The Airbnb logo.
Photograph by Getty Images
By Kia Kokalitcheva
July 26, 2016

Airbnb wants politicians at this week’s Democratic National Convention to know one thing: Millennials love the “sharing economy.”

The home-sharing service released the results on Tuesday of a poll it conducted that found that 67% of Americans have a favorable impression of it and fellow sharing economy services like Uber and Lyft. Support among millennials, described as people age 18 to 34, was even higher with nearly three-quarters saying they had a positive view of the industry.

Airbnb’s policy chief, Chris Lehane, presented the results at a media event at the DNC in Philadelphia alongside Uber advisor David Plouffe and former Philadelphia Mayor Michael Nutter, who is now an advisor to Airbnb. The message was clear to politicians: Support these companies, or risk upsetting voters.

The survey found that half of Americans had positive opinions about Airbnb as an individual company, despite common criticism that it results in illegal hotels and exacerbates the housing shortage in cities like San Francisco. Millennials had an even more positive view with 58% of millennials saying they have a favorable view of Airbnb.

Airbnb, which is fighting off restrictive regulations in several cities across the country, emphasized millennials in the polling because of their perceived influence in the voting booth. They account for 31% of eligible U.S. voters, making them the largest segment of voters by population. They’ve also been especially ignited by former Democratic presidential candidate Bernie Sanders. As a recent story in the Washington Post points out, they’re as interested in politics are previous generations and show it through participation in rally and protests.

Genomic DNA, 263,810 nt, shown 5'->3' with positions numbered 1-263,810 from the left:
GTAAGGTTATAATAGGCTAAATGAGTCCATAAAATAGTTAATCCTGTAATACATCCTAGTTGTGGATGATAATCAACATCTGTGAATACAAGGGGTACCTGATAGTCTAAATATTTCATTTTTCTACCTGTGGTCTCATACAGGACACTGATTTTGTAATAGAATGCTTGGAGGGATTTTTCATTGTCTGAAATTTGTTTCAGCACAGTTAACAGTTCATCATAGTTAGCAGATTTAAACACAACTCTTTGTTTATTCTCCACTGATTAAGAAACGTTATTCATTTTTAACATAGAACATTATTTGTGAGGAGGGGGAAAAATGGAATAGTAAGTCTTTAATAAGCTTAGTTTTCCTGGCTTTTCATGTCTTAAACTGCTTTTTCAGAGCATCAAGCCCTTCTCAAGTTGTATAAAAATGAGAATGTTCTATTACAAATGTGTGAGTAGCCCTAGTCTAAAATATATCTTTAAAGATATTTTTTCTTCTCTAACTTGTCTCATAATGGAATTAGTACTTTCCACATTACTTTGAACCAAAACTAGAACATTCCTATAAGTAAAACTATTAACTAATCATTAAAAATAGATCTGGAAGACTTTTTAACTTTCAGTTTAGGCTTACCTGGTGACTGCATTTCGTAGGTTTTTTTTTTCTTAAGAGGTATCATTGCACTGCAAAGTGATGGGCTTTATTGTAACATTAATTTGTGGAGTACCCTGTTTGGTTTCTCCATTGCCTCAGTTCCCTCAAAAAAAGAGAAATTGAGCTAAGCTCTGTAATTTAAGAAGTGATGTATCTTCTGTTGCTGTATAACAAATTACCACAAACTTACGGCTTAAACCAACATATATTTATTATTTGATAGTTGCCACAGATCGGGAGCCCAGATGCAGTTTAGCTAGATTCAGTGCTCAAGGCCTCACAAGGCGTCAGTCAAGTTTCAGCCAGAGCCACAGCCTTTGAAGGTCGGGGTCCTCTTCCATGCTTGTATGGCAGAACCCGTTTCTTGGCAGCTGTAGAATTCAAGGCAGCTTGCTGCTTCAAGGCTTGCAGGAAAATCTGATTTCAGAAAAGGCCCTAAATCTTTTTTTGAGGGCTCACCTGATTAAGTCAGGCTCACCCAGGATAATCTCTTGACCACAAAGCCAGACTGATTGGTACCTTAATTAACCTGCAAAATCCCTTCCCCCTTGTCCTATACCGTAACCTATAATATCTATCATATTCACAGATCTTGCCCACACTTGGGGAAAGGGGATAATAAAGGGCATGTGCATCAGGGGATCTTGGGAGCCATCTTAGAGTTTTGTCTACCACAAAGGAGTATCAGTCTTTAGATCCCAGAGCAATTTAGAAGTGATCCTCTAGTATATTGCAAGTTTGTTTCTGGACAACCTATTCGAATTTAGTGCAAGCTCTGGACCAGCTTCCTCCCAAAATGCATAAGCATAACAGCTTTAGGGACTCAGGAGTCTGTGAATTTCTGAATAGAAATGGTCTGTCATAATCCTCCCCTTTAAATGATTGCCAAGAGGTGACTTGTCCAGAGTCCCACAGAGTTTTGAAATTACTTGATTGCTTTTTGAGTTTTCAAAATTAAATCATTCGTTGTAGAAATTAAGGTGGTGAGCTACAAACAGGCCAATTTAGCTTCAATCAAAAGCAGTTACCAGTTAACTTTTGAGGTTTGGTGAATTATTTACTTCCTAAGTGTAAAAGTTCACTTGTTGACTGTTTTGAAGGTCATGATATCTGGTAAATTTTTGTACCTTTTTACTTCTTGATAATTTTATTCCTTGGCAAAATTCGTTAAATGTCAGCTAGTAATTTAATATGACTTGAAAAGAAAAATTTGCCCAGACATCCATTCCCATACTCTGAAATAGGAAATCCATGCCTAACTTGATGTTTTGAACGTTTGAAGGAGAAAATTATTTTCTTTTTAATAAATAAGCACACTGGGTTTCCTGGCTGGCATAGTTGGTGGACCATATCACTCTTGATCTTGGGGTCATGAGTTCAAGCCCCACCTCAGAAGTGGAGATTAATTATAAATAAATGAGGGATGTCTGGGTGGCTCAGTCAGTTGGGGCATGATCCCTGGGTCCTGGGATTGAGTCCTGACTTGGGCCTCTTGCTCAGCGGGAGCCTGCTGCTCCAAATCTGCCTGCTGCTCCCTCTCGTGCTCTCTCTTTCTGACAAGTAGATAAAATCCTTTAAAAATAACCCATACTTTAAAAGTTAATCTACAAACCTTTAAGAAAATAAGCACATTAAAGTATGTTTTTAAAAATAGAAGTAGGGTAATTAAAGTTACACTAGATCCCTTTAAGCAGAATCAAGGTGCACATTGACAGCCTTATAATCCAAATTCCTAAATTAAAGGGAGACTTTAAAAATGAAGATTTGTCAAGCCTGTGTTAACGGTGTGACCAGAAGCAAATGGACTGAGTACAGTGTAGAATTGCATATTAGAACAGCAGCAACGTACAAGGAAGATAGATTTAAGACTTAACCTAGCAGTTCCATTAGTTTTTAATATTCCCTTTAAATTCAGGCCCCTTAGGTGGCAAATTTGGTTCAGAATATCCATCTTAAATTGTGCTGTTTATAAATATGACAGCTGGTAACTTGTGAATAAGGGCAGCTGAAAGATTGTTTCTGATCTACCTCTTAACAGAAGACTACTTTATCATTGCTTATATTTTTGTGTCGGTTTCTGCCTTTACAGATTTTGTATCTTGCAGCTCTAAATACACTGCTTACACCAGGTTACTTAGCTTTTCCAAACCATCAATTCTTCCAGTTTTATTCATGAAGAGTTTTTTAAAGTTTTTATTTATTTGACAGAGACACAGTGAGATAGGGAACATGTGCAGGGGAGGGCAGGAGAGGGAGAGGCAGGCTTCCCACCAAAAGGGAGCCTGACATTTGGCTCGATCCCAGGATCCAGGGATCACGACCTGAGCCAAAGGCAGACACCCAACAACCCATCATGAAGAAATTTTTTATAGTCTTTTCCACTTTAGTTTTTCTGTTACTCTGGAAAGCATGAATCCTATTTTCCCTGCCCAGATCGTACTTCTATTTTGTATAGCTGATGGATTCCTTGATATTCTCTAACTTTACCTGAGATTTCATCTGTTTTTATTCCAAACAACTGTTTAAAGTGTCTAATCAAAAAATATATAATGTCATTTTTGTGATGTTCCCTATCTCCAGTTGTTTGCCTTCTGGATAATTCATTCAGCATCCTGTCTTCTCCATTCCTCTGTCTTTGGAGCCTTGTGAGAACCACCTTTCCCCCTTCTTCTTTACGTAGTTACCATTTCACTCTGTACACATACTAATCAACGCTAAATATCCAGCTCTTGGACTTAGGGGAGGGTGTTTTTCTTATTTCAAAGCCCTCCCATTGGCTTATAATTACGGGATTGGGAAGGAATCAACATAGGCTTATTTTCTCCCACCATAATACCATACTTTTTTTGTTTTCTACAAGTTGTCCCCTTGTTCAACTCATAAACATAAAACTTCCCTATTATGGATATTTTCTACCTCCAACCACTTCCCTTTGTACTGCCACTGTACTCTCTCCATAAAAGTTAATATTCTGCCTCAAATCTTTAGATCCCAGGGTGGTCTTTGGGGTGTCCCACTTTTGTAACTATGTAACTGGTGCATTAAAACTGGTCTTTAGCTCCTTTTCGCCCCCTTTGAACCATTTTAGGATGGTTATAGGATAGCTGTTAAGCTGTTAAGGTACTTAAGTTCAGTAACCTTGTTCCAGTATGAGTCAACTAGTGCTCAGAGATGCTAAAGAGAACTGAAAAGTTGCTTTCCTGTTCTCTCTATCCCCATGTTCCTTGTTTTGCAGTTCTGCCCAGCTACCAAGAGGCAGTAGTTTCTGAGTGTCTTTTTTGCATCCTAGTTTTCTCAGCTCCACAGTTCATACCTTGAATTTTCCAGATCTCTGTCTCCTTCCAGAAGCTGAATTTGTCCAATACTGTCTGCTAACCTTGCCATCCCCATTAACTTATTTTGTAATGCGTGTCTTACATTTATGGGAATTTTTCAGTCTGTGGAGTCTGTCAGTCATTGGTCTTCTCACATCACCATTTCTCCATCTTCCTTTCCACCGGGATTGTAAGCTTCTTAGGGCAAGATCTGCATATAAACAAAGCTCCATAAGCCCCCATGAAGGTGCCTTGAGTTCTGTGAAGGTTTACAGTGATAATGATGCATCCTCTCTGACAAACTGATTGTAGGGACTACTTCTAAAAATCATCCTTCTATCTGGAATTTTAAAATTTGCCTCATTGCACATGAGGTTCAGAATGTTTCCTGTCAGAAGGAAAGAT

Yet despite their numbers, millennials don’t vote as much as older generations. Therefore, they have less impact in elections than they would otherwise.

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Of the 1,500 Americans that Airbnb polled in its latest research, two-thirds were millennials. But Airbnb said it adjusted their representation so that the results would be better representative of the entire population, an Airbnb spokesman told Fortune.

It’s also important to take a step back when considering awareness and popularity of sharing economy services among the general population. Although many people summon Uber and Lyft rides to get to work or the grocery store, and book weekend vacations through Airbnb, it’s hardly universal.

According to a Pew Research report in May, only 15% of Americans have used a ride-hailing service while only 11% have used a home-sharing site. And while it found that 72% of Americans it surveyed have used one “sharing economy” or “on-demand” service, the report covered a wide range of services in that category including crowdfunding, renting clothes, and shared offices.

Moreover, it found that most Americans have never heard of terms like “sharing economy” or “gig economy.” While this doesn’t mean they’re unaware of the services themselves, merely of these fancy terms, it does signal that their marketers have a lot of work to do before Americans start chanting “sharing economy” at a political rally.

But at least for the week, both Airbnb and Uber are in friendly territory: Uber is the exclusive transportation partner for the DNC, while Philadelphia was the first major U.S. city to pass legislation legalizing home-sharing last year.

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